Dec 10th - 5:18 pm
Labor organizations were not fans of the tax commission report that recommended a series of business tax cuts as well as curbing the growth of business and residential property taxes.
The criticism from labor — including the AFL-CIO and the Civil Service Employees Association — comes despite Denis Hughes, a former AFL-CIO president, being named to the panel ostensibly to provide some cover for its recommendations.
“The Pataki/McCall Commission appears to be a missed opportunity,” said the current AFL-CIO President Mario Cilento. “Its out-of-touch recommendations would throw hundreds of millions of dollars in revenue out the window to fund corporate tax breaks and lessen the tax burden of millionaires, seemingly without any consideration for the potential impact on jobs and services. Those are clearly not the priorities of New Yorkers who are working harder and harder, but falling further and further behind.”
CSEA, which haven’t really been Cuomo fans to begin with (the union declined to endorse him in 2010, despised his successful effort to create a new pension tier in 2012 — also released a statement blasting the report.
“It’s easy to promise more tax giveaways to the rich and powerful when they come at the expense of local government taxpayers and the community services they depend on,” said CSEA President Danny Donohue in a statement. “No one should be fooled by the election year rhetoric in Governor Cuomo’s Tax Commission recommendations – this is more of the same policy that will just increase the misery index for people and communities in the real “new” New York.”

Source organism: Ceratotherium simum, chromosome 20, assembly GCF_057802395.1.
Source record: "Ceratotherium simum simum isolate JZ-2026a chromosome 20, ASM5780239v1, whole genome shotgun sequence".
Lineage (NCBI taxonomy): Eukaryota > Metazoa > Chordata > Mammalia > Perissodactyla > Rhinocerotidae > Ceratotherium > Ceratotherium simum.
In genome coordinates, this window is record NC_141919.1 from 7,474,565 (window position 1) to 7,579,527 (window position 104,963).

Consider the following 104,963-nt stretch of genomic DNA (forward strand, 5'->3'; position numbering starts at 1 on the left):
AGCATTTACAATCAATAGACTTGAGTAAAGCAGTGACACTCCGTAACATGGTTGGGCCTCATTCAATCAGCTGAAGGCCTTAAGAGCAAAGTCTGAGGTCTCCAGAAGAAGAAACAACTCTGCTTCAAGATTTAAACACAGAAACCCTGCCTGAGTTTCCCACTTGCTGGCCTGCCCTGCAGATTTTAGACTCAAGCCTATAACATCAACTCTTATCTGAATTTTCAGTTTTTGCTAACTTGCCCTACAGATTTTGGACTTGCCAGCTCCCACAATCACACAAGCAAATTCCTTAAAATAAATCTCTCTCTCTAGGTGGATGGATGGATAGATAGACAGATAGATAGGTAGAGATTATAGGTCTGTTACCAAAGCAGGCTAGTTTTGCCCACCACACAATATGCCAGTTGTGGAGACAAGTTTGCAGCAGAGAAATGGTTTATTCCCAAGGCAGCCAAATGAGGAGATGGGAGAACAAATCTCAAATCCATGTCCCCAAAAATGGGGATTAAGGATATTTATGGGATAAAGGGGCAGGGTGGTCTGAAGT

As Liz noted earlier, the state’s other major public workers union, the Public Employees Federation, is even open to backing a Republican in 2014 against Cuomo (who that alternative candidate would be is another question).
The criticism also comes despite the recommendation of a circuit-breaker for property taxes that ties increases to household income — a mechanism that had been preferred by public labor groups to the tax cap.
It’s possible the criticism from the left would be there no matter what, given the inclusion of Republican former Gov. George Pataki as a commission co-chair.
Nevertheless, the tax commission report does appear to more aimed at suburbanites, homeowners both upstate and downstate — crucial constituencies both in a re-election year.
Dec 10th - 1:18 pm
ICYMI on last night’s CapTon or this morning’s memo: PEF President Susan Kent says her union is open to backing someone other than Gov. Andrew Cuomo next year – perhaps even a Republican, which would be only the second time in the union’s history that it has endorsed a non-Democrat for governor.
“We do have a democratic process in my union where we have regional PACs and then the executive board that will weigh in,” Kent told me in response to a question about whether PEF might consider endorsing a challenger to Cuomo in 2014.
“But I can tell you right now with the sentiment of my membership and what we’re seeing in terms of just further erosion of public sector jobs and services that people need, it seems to be a extremely distinct possibility. And we really are looking for – whether it’s Democrat or Republican, whether it’s a third party candidate – someone to step up that is going to really speak out for working people.”
PEF broke with several big public sector unions that remained neutral on Cuomo in 2010 and gave the then-state attorney general its endorsement. The thinking of union leaders at the time was that it would be better to be on the all-but-certain-to-win new governor’s good side, particularly with contract negotiations looming.
But when Cuomo actually took office, PEF didn’t fare any better than the state’s largest public employee union, CSEA, when it came to wrangling a new contract. In fact, the PEF talks lasted longer and were even more acrimonious, despite the union’s 2010 nod.